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Faculty Profile, Douglas McEachern Upper School Mathematics Teacher

December 09, 2021


Tell us about your path to Léman.

I'm from the suburbs of Philadelphia. I went to undergrad for mechanical engineering at Notre Dame. I worked a bunch of different jobs after college including an engineering job working for the government. I was living in the D.C. area, and I had two friends who were here in New York City teaching at a Catholic school and they knew that teaching was something I was interested in. One of them mentioned to me that his school was hiring math teachers and he thought of me because I have an engineering degree and like math. I interviewed at Cardinal Hayes High School in the Bronx, and they hired me. I moved to New York and started teaching. I studied at Hunter College part-time and get a master's in math education and got certified and taught pretty much every high school math class.

I created both AP calculus courses for the school and, in addition to teaching, I was the Director of Programming for the school and the Math Department Chair. I wanted to focus just on teaching, so I started to look around and found the listing for a math teacher at Léman. I was interested in IB schools because I thought it would be an interesting challenge and I liked the idea of not having to teach the New York State Regents and AP.

What do you like about teaching math? 

A lot of people have this idea that there's always a right answer and I really agree with that, but I think it's interesting that we can always explain where an answer comes from. I like to play games with patterns and make predictions. I know we talk about discovery activities in different ways, but with math, it could be something like, “let's try this with this series of numbers or let's draw this thing and count these things. What patterns do you notice? Let's make some guesses at what it might be.” In math, you have to try some things you don't know whether they are right or wrong and be okay with that. We can often learn interesting things from wrong answers. But if we think about why it's not right or why someone would try that as a guess, we have to say, “let's think about what they're thinking. What's good about that? And now let's talk about how we need to refine that.”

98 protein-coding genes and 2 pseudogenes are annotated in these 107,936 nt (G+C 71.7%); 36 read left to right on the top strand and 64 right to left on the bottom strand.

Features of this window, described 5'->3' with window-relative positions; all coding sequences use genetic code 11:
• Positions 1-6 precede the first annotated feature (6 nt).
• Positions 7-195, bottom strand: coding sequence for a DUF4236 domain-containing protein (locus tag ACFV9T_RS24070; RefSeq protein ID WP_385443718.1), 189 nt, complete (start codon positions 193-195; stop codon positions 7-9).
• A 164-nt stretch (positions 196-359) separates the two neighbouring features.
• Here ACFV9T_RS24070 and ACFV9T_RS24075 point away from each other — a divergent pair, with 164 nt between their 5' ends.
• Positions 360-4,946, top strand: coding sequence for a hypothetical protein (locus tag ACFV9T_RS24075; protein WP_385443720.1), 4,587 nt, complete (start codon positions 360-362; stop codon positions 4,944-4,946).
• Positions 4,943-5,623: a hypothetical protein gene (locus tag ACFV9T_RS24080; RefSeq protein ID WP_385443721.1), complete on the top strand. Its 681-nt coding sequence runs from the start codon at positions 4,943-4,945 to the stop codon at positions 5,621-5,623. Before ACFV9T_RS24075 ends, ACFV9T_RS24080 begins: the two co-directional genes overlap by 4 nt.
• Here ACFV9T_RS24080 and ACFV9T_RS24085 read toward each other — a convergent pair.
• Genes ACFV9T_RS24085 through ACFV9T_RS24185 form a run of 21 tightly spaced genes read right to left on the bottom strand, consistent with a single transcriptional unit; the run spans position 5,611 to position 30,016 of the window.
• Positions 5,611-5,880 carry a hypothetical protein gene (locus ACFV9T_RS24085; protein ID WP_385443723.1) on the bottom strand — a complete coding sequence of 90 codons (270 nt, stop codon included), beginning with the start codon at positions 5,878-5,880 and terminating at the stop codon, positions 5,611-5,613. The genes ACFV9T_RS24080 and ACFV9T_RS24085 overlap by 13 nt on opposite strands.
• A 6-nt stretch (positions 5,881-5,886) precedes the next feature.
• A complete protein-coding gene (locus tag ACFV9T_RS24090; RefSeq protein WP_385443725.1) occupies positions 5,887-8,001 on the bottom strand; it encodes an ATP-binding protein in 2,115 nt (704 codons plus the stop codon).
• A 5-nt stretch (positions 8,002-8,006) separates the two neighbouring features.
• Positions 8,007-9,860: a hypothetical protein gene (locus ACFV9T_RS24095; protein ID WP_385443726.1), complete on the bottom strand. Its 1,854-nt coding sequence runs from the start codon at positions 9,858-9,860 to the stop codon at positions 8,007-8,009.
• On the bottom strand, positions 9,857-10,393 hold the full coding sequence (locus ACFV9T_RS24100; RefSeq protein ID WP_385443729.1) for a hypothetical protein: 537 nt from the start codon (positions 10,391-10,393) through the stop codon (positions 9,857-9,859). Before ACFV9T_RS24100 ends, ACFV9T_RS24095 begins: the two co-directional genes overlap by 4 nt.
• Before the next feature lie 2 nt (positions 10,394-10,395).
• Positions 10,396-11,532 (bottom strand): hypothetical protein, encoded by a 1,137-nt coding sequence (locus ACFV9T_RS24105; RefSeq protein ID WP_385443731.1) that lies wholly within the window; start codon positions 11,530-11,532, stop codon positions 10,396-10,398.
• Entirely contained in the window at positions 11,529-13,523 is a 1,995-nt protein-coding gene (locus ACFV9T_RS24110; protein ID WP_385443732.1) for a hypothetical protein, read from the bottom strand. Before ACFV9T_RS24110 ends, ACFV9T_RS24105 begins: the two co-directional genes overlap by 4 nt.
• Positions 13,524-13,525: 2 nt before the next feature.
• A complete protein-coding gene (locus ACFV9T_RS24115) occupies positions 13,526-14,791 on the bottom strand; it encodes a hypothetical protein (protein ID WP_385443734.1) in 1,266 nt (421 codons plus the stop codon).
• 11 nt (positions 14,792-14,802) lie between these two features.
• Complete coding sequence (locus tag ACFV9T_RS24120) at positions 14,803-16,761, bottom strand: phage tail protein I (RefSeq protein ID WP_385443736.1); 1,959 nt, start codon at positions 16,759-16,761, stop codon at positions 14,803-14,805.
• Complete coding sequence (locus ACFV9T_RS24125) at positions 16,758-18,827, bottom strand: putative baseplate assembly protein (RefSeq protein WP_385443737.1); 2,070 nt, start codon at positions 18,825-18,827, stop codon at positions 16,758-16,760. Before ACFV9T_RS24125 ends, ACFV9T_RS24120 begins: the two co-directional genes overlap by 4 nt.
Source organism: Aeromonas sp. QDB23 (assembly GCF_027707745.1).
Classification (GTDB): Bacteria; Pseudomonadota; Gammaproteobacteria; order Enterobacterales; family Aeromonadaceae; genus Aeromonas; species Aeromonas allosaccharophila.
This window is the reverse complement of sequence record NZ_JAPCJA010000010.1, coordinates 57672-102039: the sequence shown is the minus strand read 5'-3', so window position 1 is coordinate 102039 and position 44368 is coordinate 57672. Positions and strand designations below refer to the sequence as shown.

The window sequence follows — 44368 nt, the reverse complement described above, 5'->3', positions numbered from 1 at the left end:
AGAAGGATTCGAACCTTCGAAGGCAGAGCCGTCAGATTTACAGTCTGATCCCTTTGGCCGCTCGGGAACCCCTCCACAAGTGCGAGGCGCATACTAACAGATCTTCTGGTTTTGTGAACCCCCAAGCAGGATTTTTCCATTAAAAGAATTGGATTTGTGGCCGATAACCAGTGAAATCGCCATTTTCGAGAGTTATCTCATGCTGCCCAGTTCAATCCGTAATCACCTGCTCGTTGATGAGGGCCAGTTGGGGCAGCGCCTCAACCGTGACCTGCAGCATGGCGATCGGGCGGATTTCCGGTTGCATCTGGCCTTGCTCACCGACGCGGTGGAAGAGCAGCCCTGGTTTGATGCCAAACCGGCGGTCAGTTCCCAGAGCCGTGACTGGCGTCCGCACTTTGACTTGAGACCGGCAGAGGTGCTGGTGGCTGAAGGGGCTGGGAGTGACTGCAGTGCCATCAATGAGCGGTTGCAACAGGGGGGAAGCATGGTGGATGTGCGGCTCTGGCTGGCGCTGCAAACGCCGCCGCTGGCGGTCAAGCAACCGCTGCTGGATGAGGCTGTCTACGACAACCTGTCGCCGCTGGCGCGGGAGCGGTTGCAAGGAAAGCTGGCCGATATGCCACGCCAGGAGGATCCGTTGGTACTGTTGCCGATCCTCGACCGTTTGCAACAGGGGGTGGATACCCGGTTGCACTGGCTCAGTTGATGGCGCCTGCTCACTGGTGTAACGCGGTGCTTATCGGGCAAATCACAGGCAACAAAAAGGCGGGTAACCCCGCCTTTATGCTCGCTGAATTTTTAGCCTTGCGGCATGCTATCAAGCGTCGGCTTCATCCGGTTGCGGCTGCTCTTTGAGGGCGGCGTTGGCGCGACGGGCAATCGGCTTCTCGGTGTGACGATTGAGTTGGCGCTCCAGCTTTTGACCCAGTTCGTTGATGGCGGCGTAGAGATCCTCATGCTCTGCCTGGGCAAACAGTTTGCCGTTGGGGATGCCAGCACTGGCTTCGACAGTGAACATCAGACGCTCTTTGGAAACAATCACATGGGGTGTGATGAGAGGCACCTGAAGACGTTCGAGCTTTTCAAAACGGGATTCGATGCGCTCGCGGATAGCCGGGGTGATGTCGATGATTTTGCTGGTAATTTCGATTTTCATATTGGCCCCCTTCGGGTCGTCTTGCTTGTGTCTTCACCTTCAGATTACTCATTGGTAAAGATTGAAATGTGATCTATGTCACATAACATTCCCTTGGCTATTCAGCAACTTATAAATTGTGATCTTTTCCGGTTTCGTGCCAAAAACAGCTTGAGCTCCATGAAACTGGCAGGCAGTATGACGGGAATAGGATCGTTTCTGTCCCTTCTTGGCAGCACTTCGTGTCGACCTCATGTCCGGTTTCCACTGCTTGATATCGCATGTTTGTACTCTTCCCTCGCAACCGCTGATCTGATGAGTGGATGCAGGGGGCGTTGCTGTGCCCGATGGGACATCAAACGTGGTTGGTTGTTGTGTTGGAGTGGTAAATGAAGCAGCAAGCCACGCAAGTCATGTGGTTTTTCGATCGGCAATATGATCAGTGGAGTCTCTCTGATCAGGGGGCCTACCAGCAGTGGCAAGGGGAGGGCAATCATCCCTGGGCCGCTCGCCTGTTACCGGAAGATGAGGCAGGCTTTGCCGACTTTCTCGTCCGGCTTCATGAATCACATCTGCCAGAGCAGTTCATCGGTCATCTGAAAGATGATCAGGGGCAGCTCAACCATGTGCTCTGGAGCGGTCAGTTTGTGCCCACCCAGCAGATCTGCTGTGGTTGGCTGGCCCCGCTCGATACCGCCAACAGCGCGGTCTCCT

What do you bring from your background as an engineer into your teaching?

Engineering is about organized problem-solving. The idea that if something doesn't go wrong, we can go through a checklist: "what did we miss in the original problem statement? and go through and check all that. Ok, let's check something rudimentary. Did we copy everything correctly? Did I see a three there and for some reason write a five because I'm tired and I just forget which number I started writing? Also, I bring an appreciation for that when we're using a calculated predictor or anything like a real-world example is kind of knowing that there may not be a perfect answer, but we can get something that works and gets the job done intentionally. 

How do you incorporate technology into the classroom and why do you think that’s important?

At a practical level, smart boards and interactive whiteboards are great for just the fact that we can record our collective work on the board and be able to go back and review something. If a student misses a day, they don't have to rely on going to somebody else for notes. Even in class, when I walk around the room, I see students with a laptop open with Powerschool up and the notes from a previous example. We couldn't do that with the chalkboard. The big thing I like about working with technology in math or using tech in math class is being able to manipulate stuff in real-time. I can open a spreadsheet and do something over and over changing just one factor and see the patterns fall into place in front of me. In the IB Applications course, the expectation is that you always have a calculator handy. It’s a course that’s designed for students who are not looking to pursue a math-heavy career.

What attracted you to working at an IB school?

I like that the IB is broad-ranging and covers a lot of areas. We always have technology and formula books available for exams so students aren’t burdened with memorization and mechanical skills but rather they are thinking about what these things mean and how we can actually apply them.

What do you hope to instill in your students in your class?

I want them to know that everyone can do math and do it well. That’s what I like about the standards-based grading system. You don’t have to look at something and just know the answer. It’s okay to struggle and make mistakes. That’s part of learning. At my last school, a lot of students were afraid to speak up in class or write something down that was wrong. I want to let my students know that I’ve made a lot more mistakes than they have. That’s the only way you can learn new things. You have to be willing to make mistakes.

What are your impressions of Léman so far?

There is a real community here among both the students and the faculty. It’s a learning community. Everyone here belongs and even though I’ve only been here a few months, I already feel like I belong and I’m welcome. The students are a genuinely good group of kids. They seem to be psyched about learning. I came from a Catholic school, so a lot of time was spent on discipline, and sometimes it felt like that was more important than academics. I don’t get the sense that that is the case here. We have high expectations, and we expect students to be responsible and prepared, but we’re focused on academics over everything else. 

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